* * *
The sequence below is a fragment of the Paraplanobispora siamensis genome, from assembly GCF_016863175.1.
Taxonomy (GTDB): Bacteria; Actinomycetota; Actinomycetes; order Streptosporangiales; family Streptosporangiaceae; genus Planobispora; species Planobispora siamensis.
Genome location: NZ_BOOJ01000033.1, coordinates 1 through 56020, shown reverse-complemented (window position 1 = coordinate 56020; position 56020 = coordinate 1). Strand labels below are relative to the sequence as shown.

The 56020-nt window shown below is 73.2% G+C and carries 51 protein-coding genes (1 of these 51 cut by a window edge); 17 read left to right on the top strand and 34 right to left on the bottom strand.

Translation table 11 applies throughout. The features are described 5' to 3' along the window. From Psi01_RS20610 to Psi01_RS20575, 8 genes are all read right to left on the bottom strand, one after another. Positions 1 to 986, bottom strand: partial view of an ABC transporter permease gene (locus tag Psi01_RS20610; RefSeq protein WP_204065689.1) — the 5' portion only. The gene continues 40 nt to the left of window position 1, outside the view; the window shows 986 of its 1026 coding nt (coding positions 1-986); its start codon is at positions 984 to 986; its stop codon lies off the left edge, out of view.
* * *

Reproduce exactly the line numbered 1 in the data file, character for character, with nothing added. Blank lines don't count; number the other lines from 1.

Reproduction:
The sequence below is a fragment of the Paraplanobispora siamensis genome, from assembly GCF_016863175.1.